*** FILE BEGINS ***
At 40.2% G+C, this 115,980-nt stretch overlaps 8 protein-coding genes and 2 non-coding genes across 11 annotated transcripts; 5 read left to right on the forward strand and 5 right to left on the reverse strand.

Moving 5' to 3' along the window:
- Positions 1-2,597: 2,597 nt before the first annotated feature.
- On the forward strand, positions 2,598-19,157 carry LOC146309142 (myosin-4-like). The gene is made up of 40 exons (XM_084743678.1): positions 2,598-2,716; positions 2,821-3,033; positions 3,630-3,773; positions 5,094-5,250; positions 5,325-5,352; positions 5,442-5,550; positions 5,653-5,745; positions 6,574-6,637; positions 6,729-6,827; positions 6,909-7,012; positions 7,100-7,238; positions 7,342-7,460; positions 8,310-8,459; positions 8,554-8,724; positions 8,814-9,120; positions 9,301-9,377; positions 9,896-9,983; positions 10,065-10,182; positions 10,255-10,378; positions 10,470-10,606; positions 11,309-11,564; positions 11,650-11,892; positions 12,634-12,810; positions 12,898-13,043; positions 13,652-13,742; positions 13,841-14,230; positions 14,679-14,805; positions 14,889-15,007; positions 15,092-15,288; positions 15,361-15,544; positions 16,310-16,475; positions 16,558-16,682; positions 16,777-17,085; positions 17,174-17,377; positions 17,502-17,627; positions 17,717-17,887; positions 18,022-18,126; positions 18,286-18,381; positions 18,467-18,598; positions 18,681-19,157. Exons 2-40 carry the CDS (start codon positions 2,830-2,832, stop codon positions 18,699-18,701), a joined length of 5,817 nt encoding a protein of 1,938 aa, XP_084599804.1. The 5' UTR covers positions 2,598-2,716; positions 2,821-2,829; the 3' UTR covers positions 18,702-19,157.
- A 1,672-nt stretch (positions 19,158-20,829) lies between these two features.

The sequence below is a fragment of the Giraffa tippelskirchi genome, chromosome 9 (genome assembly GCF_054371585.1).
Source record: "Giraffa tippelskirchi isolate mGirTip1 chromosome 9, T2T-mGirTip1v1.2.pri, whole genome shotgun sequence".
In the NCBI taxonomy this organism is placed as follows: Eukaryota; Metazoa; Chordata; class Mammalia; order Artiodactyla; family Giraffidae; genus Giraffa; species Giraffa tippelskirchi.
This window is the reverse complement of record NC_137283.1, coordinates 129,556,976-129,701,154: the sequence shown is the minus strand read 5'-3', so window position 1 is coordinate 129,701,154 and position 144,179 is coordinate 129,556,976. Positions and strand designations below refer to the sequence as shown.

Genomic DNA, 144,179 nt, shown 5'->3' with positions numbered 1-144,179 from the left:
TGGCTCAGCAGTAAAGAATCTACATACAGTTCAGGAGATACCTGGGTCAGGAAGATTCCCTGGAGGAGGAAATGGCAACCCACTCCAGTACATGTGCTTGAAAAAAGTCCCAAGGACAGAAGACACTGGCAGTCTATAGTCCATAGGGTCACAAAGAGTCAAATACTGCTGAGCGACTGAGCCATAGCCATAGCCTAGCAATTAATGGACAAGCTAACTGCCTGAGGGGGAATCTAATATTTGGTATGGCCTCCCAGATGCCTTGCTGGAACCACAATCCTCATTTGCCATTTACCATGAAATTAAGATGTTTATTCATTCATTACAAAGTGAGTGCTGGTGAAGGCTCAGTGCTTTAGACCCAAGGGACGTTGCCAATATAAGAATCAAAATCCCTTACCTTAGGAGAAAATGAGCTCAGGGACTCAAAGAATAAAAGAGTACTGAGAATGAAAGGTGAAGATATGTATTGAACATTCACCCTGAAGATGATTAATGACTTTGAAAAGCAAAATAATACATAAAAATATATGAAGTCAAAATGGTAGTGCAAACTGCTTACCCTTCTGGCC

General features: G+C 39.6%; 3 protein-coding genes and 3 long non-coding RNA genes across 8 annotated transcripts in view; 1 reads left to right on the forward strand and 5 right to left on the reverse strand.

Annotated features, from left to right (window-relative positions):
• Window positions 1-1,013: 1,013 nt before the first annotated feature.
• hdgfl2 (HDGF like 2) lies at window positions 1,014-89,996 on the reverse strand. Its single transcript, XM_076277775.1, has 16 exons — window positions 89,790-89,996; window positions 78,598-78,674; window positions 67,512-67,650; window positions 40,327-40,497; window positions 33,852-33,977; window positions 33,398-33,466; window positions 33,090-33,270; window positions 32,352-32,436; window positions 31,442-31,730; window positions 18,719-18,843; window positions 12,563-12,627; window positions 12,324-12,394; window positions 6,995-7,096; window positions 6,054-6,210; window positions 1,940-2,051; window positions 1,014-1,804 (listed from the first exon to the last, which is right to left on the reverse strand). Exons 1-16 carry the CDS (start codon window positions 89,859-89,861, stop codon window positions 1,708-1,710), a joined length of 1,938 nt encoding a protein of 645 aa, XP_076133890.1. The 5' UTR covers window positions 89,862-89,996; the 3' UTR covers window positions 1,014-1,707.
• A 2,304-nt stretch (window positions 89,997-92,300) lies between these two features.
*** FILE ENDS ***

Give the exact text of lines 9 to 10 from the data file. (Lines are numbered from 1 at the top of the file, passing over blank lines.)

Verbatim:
This window is the reverse complement of record NC_137283.1, coordinates 129,556,976-129,701,154: the sequence shown is the minus strand read 5'-3', so window position 1 is coordinate 129,701,154 and position 144,179 is coordinate 129,556,976. Positions and strand designations below refer to the sequence as shown.

Genomic DNA, 144,179 nt, shown 5'->3' with positions numbered 1-144,179 from the left: